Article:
Mayonnaise (Recipe: bacon, lettuce and tomato sandwich with turkey and chipotle mayo)
One fun fact about mayonnaise:
Technically, it's a stable emulsion, a mixture of two things that don't really want to mix at all -- oil and acid (lemon juice or vinegar) -- with something to keep them together, or emulsify them, once they meet (the lecithin contained in egg yolks). Commercially produced mayonnaise labeled as real must use only egg as the emulsifier, and by law must contain at least 65 percent oil. The salad dressing I like so much has no egg to keep the oil and acid together, but I still love it. Sometimes, though, only the real thing will do, so I always have it in my refrigerator.
Cooking or baking?
Surprisingly, both. Most often mayonnaise is used in sauces, or for breading baked chicken, or in salad dressings, but old-fashioned chocolate or carrot cakes made with mayonnaise are popular.
Commercial mayonnaise can be stored unopened in the cupboard. Once opened, it must be refrigerated, and will keep for up to six months. Homemade mayo always goes into the refrigerator, and will keep for a couple of days.
Bacon, lettuce and tomato sandwich with turkey and chipotle mayo
Not really a recipe, this incredibly good sandwich is more of an idea. Substitute roast beef for the turkey, or leave out the meat altogether. Make the mayonnaise more or less spicy, to your taste. Add a slice or two of avocado, if you have a ripe one on hand. Toast the bread, or not, as you wish. With so few ingredients, each one needs to be the best, so don't use wilted lettuce or off-season tomatoes. Serves 2.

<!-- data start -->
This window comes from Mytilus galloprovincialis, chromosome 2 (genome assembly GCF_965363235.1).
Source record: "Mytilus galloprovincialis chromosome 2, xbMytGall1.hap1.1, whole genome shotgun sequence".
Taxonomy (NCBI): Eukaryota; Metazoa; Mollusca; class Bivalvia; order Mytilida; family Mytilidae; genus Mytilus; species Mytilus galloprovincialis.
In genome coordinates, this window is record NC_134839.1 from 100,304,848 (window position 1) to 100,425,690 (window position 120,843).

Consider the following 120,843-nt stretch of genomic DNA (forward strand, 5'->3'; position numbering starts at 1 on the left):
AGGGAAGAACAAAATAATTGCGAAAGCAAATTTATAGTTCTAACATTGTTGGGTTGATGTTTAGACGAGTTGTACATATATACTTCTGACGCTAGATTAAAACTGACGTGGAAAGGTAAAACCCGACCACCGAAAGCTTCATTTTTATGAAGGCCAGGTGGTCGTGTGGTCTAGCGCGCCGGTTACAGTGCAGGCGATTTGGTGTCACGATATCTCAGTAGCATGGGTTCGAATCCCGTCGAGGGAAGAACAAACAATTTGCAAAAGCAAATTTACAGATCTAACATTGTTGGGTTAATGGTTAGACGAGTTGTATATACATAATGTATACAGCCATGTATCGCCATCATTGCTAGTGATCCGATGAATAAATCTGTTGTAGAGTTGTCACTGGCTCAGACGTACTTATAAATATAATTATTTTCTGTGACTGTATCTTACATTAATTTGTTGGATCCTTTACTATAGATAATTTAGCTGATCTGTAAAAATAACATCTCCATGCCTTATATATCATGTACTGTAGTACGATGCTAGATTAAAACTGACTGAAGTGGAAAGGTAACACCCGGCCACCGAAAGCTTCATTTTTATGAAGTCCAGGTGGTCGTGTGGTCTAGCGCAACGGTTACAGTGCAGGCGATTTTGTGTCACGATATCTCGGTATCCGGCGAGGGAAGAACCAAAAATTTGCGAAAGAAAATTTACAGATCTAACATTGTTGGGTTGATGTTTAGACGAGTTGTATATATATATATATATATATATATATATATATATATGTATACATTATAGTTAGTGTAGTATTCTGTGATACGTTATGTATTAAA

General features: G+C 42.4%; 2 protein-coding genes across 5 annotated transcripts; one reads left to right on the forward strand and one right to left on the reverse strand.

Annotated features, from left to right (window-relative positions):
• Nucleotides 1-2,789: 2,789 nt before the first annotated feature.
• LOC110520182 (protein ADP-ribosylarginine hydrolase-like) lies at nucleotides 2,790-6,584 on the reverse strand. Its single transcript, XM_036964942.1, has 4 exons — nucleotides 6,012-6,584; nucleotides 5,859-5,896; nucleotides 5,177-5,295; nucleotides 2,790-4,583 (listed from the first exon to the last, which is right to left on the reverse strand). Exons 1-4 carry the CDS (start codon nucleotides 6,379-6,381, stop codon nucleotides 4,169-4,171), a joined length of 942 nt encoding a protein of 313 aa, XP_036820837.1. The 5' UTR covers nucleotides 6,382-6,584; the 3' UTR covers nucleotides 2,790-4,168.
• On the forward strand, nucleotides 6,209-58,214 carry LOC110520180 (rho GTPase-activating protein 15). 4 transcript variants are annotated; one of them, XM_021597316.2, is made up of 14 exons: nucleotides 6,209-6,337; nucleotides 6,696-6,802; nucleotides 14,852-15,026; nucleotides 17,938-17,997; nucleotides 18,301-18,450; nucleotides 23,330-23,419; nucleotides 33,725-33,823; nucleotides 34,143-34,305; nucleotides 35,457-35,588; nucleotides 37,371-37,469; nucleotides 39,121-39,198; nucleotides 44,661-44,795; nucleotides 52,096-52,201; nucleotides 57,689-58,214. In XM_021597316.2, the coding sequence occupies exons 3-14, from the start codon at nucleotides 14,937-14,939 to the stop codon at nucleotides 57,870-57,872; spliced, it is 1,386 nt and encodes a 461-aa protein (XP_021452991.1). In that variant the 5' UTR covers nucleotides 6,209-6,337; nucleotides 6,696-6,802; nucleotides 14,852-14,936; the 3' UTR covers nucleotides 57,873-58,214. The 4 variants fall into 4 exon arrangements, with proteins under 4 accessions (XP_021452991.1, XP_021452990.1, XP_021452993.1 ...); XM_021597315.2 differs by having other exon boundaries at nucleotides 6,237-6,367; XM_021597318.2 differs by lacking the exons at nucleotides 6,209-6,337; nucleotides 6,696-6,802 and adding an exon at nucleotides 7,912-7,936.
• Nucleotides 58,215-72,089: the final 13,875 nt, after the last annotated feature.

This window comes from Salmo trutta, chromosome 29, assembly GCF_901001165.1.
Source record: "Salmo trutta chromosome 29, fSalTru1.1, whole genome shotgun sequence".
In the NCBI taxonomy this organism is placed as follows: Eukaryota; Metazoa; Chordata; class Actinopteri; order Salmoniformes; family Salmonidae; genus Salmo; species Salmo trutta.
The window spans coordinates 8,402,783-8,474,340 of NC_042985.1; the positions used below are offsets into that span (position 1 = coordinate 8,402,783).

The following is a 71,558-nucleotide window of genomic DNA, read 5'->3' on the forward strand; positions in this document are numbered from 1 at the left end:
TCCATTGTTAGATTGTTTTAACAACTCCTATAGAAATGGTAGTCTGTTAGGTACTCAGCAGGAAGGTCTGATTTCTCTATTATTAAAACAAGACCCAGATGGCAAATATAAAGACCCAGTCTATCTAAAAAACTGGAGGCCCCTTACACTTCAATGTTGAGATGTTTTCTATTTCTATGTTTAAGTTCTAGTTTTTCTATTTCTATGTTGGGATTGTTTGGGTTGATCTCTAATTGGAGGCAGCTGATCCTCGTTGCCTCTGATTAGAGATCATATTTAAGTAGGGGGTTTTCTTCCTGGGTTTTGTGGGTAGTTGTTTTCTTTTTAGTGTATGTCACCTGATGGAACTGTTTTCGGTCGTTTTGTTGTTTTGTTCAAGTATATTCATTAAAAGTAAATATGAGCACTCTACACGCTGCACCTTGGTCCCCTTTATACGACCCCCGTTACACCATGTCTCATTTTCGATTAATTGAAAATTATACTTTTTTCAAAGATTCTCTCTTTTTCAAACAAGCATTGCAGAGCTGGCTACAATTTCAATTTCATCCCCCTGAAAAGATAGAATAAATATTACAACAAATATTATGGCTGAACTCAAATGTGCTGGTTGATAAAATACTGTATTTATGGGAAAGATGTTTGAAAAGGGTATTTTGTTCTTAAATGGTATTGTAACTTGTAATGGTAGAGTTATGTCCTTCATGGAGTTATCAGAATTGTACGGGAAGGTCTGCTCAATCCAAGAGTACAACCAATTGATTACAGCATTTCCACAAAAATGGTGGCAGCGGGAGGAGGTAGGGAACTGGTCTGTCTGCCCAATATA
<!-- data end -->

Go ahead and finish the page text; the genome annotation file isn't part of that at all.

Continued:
4 strips of bacon
1/2 cup mayonnaise
1 chipotle pepper in adobo, finely minced, plus 1 tsp of adobo sauce from the can
4 slices country white or wheat bread
A few leaves of crunchy lettuce (I like iceberg)
1 large, ripe tomato, sliced into at least 4 slices
2-4 large slices roast turkey breast
Fresh black pepper to taste
In a nonstick frying pan set over medium-low heat, cook the bacon until it's browned but not overly crisp, about 5 minutes. Remove to a plate covered with paper towels, and blot the bacon dry.
While the bacon is cooking, stir together the mayonnaise and chipotle pepper with the adobo sauce. Set aside.
When the bacon is done, assemble your sandwiches. Toast the bread (or not, as you prefer). Place two slices of bread on each plate. Slather the inside of each piece with the spicy mayonnaise. Add the lettuce, then turkey, then bacon, and finally the tomato slices. Season with a bit of fresh black pepper. Close the sandwich, slice in half, and serve.
Other recipes that use mayonnaise:
Baked salmon a la mayonnaise, from Nook & Pantry
Waldorf salad, from Simply Recipes
Chocolate mayonnaise cake, from Recovered Recipes
Garlic oven fries with pesto mayonnaise, from Vicarious Foodie
Roasted mayonnase chicken with chipotle, from Homesick Texan